I have lived in my house for 27 years and my crawl space flooded for the first time during hurricane Irene. I had 8 inches of water in the crawl space. The floor of the crawl space is sand with a plastic vapor barrier. I removed the water with a portable sump pump and a wet vac. I have been running a box fan at the entrance full speed for 48+ hours. The only thing in my crawl space is the holding tank for the water from my well. The pressure switch got wet and had to be replaced on the tank.
- Do I need to remove the old vapor barrier and install a new one because it got wet?
- Since it flooded, should I now have a sump pump installed?
- Should I spray the crawl space with some kind of anti-mold solution?
27 years is a pretty good track record and tells me that this is no time to panic over a flooded crawl space brought on by a hurricane! It is however, a good time to make sure the basics of flood-proofing a home are covered.
First, most crawl spaces and basement flood due to a drainage problems including (1) gutters that are clogged, disconnected, undersized and or just not draining far enough away from the foundation; and (2) the soil around the foundation perimeter not sloping away from the foundation. It may either be flat, sloping in toward the foundation, or the run-off trapped by landscaping improvements like railroad-styled ties that are used to frame a landscaping bed.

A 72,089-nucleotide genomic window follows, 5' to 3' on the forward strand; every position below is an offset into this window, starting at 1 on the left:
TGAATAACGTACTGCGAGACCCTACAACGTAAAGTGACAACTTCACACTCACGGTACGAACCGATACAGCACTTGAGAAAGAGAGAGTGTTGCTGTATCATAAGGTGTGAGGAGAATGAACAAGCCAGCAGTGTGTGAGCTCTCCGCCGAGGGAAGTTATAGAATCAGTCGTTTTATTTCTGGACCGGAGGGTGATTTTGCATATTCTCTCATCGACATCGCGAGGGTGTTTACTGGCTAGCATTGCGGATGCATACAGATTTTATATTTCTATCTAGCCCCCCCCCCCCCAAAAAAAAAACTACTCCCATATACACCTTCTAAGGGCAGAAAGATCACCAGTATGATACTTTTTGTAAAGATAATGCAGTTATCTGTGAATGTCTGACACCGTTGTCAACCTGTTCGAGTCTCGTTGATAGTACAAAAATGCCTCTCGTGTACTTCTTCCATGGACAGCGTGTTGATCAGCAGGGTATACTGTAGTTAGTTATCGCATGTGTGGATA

For more details see my article on How to Waterproof a Basement or Crawl Space.
As for your specific questions:
It's not necessary to replace the vapor barrier because it got wet, unless it also is damaged. I assume this is a plastic vapor barrier so if that is the case you don't need to replace it;
You do not need a sump pump installed! As explained above, your focus should be on the causes of the flooding at the foundation perimeter and stopping the water form getting there in the first place.
As for an anti-microbial treatment, if you have seen any signs of mold, this could be advised. An easy solution you can make yourself is to mix one part bleach to 4 parts water, and spray on the affected areas. Learn more here about house mold clean up.